Describing support for SSM as a trend that religious leaders are trying to head off makes it clear who wears the white hats and who wears the black hats. Conversely, the religious leaders could be described as part of a trend toward traditional marriage rules, which the SSM proponents are trying to squash. The negative terminology applies to the “religious conservatives,” and the positive imagery to the gay rights advocates.

  • http://ontheotherfoot.blogspot.com Joel

    I notice also a pattern of references to SSM opponents in terms that suggest disproportionate use of influence:

    Opponents of same-sex marriage have already financed a wave of 500,000 automated calls urging voters to contact undecided lawmakers.

    Religious opponents of same-sex marriage, meanwhile, have already begun using church bulletins, diocesan newspapers and sermons from the pulpit to encourage their followers to contact legislators and let them know how they feel.

    As in past years, the local religious opposition to same-sex marriage will have the support of a Washington-based national political lobby, the National Organization for Marriage, which formed in 2007 to fight same-sex legislation around the country. That organization was behind the April 12 blitz of automated phone calls singling out voters in about a dozen Senate and Assembly districts where legislators have said they are undecided. Brian Brown, the group’s president, said the calls urged voters to tell lawmakers they opposed same-sex marriage.

    “We spent over half a million dollars in New York” in 2009, he said, “and we’re ready to spend that and more this time. We are willing to spend a million against any Republican senator who votes for gay marriage.”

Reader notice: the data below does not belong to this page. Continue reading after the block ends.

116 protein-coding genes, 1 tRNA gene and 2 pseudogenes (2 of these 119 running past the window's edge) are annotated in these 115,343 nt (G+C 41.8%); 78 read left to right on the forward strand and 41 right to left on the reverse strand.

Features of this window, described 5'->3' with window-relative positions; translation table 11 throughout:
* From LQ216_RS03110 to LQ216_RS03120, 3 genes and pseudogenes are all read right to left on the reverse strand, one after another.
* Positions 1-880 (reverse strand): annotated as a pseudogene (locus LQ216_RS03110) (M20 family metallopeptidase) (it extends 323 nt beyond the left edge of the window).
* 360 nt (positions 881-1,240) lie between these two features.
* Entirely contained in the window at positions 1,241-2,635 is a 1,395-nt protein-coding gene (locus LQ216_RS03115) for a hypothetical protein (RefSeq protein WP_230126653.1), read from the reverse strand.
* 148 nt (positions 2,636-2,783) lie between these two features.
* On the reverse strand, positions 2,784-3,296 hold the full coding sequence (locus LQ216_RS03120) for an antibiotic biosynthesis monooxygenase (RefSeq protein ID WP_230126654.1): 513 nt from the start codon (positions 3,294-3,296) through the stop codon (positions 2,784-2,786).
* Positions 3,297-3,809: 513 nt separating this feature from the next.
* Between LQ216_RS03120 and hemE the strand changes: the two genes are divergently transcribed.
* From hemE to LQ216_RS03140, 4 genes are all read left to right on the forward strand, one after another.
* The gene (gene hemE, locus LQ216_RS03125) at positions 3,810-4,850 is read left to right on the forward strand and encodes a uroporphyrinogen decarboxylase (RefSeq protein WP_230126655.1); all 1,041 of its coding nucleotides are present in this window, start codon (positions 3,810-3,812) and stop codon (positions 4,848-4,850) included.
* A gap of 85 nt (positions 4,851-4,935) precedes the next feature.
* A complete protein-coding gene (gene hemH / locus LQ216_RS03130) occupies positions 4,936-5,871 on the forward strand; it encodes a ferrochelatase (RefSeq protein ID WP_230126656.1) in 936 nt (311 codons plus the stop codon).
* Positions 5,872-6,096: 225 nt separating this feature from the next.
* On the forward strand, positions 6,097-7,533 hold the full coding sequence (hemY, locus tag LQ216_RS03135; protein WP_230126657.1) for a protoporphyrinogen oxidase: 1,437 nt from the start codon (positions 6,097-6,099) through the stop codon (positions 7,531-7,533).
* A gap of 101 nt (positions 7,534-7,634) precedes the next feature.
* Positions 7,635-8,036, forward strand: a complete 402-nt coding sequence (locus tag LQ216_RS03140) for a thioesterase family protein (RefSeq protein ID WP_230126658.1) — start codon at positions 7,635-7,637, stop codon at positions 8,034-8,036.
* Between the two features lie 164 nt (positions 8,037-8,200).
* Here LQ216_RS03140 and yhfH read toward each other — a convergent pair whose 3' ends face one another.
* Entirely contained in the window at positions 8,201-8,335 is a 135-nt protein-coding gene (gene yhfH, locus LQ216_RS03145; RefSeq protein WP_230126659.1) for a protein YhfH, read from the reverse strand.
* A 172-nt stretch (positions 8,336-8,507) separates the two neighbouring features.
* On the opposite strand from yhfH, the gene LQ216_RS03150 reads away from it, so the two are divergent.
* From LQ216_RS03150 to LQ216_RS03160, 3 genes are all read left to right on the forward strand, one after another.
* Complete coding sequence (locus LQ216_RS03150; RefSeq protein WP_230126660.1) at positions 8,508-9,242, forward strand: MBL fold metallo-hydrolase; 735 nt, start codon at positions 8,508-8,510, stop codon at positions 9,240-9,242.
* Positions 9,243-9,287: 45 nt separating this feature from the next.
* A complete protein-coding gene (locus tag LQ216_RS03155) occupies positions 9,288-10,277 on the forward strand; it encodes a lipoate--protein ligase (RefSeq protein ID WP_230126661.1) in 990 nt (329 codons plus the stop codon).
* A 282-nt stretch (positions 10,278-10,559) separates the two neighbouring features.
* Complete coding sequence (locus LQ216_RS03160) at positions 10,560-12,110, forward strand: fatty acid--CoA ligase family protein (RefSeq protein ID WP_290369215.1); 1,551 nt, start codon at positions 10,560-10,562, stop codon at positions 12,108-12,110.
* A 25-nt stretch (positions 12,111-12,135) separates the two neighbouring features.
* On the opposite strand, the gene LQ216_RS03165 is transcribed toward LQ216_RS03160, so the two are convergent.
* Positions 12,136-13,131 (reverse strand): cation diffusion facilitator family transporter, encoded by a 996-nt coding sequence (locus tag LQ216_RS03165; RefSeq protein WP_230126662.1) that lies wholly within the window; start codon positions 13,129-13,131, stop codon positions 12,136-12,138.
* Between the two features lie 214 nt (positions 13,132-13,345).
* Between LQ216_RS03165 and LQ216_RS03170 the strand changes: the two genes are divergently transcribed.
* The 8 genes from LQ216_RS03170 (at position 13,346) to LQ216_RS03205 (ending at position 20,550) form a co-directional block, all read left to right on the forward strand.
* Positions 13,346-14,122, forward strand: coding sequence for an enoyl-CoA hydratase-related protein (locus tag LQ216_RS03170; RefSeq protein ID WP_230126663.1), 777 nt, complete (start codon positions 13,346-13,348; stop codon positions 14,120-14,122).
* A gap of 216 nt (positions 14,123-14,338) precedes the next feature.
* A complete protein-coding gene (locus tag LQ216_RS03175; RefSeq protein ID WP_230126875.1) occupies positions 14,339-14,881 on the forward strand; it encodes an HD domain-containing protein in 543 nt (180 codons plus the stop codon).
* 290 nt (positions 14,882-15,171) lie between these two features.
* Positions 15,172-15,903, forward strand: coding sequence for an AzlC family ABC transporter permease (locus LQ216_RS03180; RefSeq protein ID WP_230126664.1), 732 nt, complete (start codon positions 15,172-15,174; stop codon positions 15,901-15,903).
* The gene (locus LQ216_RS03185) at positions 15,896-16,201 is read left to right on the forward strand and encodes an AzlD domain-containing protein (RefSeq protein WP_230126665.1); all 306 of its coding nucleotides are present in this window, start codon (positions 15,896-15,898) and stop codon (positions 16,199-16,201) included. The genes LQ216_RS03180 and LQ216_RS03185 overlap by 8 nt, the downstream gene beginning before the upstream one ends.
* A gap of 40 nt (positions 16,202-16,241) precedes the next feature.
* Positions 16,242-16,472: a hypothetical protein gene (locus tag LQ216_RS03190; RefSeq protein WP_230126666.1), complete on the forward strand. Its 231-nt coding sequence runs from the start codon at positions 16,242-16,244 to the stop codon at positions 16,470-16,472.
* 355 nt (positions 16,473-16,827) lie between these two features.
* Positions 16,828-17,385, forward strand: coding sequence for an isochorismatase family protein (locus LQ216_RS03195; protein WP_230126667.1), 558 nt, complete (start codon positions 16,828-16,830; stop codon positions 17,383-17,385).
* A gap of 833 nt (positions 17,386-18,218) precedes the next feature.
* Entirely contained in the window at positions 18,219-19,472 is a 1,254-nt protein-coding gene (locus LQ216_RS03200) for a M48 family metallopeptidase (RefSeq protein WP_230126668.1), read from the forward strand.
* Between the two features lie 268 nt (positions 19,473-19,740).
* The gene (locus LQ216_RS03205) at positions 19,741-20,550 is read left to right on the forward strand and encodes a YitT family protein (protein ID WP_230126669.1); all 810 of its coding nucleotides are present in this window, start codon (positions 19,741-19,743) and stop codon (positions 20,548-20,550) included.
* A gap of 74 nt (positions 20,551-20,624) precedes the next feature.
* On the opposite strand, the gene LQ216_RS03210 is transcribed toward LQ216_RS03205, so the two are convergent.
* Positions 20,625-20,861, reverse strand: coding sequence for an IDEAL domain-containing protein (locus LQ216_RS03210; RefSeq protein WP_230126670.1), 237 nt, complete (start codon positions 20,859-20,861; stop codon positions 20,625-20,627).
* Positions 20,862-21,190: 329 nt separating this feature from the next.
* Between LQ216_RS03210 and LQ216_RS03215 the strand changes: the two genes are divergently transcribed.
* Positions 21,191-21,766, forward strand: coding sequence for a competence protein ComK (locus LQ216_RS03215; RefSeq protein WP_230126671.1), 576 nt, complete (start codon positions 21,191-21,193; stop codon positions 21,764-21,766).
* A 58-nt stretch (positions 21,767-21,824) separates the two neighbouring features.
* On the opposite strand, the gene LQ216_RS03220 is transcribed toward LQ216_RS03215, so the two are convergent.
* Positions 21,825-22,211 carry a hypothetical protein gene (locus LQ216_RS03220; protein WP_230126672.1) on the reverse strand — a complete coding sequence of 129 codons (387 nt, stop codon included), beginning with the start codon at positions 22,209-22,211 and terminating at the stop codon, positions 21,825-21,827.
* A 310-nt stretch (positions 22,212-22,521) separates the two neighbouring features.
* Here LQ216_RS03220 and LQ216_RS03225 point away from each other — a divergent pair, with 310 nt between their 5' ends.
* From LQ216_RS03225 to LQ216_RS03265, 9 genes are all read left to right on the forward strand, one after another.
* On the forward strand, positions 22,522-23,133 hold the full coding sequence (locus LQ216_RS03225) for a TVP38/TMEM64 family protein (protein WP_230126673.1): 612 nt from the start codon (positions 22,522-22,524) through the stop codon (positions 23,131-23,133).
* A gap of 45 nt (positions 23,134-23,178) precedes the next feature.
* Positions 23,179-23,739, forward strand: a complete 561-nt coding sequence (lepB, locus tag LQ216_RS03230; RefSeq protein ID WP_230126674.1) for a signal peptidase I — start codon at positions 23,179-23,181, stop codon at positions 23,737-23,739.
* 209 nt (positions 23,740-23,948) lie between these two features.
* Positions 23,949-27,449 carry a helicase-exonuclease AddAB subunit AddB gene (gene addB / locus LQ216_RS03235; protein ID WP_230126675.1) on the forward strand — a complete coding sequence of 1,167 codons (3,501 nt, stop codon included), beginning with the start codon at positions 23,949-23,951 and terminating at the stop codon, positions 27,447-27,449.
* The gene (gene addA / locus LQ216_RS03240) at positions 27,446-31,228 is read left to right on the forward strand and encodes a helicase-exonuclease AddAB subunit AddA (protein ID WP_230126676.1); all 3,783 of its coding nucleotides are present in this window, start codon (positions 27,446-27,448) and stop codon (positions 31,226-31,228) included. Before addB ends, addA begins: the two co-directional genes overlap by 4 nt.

No mention is made of any mass communication or heavy spending by the “good guy” side, which leaves the impression that pro-SSM activism is all individual and grass-roots. In other words, the powerful Mordor of “religious conservatism” trying to crush the plucky little gay hobbits.

  • Harold

    No mention is made of any mass communication or heavy spending by the “good guy” side, which leaves the impression that pro-SSM activism is all individual and grass-roots.

    That’s because supporters of SSM are completely absent from the story, beyond a single quote from a gay rights organization and single legislator. From this story, you’d think that all religious people oppose same-sex marriage and that there is universal agreement.

  • Mark Baddeley

    That’s because supporters of SSM are completely absent from the story, beyond a single quote from a gay rights organization and single legislator.

    Not quite. You and Joel are touching on two separate issues that do interact but aren’t causally connected quite so simply.

    The article focuses on opposition and doesn’t give much voice to supporters. That’s one observation.